The new policy will save the taxpayers millions of dollars, and it will dry up an income stream that had been flowing to mobsters.  Win-win. 

Sure, some Italian-Americans would protest, but the inconvenience and resentment of at most a few hundred businesses or even a couple million people is a small price to pay in the fight against organized crime and for honest government.

Burgers and Budgets

July 16, 2013
Posted by Jay Livingston

McDonald’s, which always has its workers’ interest and welfare at heart, has distributed this pamphlet showing employees how to make a budget and stick to it.

(As you can see, the pamphlet is a joint effort by McDonald’s, VISA, and (apparently said with a straight face), Wealth Watchers International.

The  “key to your financial freedom” is keeping a budget journal.

Here’s the sample budget McDonald’s uses. 

The budget is encouraging, to say the least.  With an income of $2060 a month, a 2-earner family can save $100 each month.

But do you notice anything missing?  Food, for example. Presumably, that comes out of the $27 a day in spending money.  Transportation costs? Car payments are included, but not gasoline or upkeep. On an income of $24,000 a year, will this family have a car that needs no maintenance?  And if the two earners have only one car, it’s likely someone will have to take public transportation to work.  Oh, wait  – maybe they both work at the same McDonald’s. And they never buy clothes.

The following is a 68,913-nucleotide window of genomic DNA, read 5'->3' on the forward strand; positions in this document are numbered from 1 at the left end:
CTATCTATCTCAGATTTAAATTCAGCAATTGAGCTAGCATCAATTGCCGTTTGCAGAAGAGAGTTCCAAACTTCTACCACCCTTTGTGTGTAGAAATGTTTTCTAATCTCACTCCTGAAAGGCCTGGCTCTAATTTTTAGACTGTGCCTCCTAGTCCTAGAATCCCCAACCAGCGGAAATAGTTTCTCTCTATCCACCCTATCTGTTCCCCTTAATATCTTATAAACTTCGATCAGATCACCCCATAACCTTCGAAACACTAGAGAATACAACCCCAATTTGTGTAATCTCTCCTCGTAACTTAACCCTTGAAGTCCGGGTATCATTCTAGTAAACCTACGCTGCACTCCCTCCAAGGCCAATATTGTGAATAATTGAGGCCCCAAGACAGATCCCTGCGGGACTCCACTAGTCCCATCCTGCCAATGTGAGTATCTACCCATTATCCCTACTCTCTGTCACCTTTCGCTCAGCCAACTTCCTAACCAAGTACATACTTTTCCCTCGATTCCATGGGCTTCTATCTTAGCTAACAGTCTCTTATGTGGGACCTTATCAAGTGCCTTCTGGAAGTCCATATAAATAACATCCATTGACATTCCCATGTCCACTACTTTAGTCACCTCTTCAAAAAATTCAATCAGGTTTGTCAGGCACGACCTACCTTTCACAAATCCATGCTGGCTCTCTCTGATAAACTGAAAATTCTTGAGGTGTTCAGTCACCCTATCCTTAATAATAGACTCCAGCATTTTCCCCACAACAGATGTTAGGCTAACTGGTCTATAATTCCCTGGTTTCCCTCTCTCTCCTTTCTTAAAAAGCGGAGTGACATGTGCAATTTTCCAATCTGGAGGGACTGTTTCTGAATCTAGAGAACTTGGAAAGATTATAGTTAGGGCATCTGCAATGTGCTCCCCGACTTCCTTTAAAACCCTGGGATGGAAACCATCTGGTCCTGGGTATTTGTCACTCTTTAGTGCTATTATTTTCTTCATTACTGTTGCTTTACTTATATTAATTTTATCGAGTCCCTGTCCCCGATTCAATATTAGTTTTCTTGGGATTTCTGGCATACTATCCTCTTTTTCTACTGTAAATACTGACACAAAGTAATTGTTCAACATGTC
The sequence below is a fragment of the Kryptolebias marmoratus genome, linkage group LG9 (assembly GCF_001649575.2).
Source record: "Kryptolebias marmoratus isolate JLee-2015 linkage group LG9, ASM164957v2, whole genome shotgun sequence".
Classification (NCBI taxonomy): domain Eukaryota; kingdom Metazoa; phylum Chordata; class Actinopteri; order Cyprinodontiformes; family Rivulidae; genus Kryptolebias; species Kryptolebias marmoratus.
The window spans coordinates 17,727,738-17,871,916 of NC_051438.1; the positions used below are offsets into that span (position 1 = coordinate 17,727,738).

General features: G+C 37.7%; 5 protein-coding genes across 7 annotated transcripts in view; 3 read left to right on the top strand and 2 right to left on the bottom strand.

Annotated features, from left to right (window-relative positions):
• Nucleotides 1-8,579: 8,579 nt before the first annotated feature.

I’m not sure how McDonald’s employees get health insurance for $20.  Or home heating for free. 

I compared this budged with those found at the The Economic Policy Institute, which has a “Family Budget Calculator.”  You enter the location and the number of adults and children, and it shows the budget for “a secure yet modest living standard.”  Since McDonald’s used a 2-earner family, I imagined a family with two adults and one child.  Here’s what they would need in San Antonio.*

Here’s a northern city, Akron.

Both cities require a monthly income of $4400 for a modest living, more than double what McDonald’s envisions for its employees.  The big difference is health care – $1200 a month is a lot more than $20.  Then comes transportation ($600 vs. $0).  Then there’s the $580 for childcare, an item that is also absent from the McDonald’s budget.  (Apparently, workers at Golden Arches are part of that low-fertility problem that some observers in the Wall Street Journal worry about – here for example).
As for daily spending, food alone, at $600, more than wipes out what the McDonald’s budget suggests. Perhaps McDonald’s assumes that the family eats most of their meals on site, taking advantage of the 50% employee discount.  

So much for the spending part of the McDonald’s budget.  What about the income part?  The Glass Door  posted these pay ranges for various positions.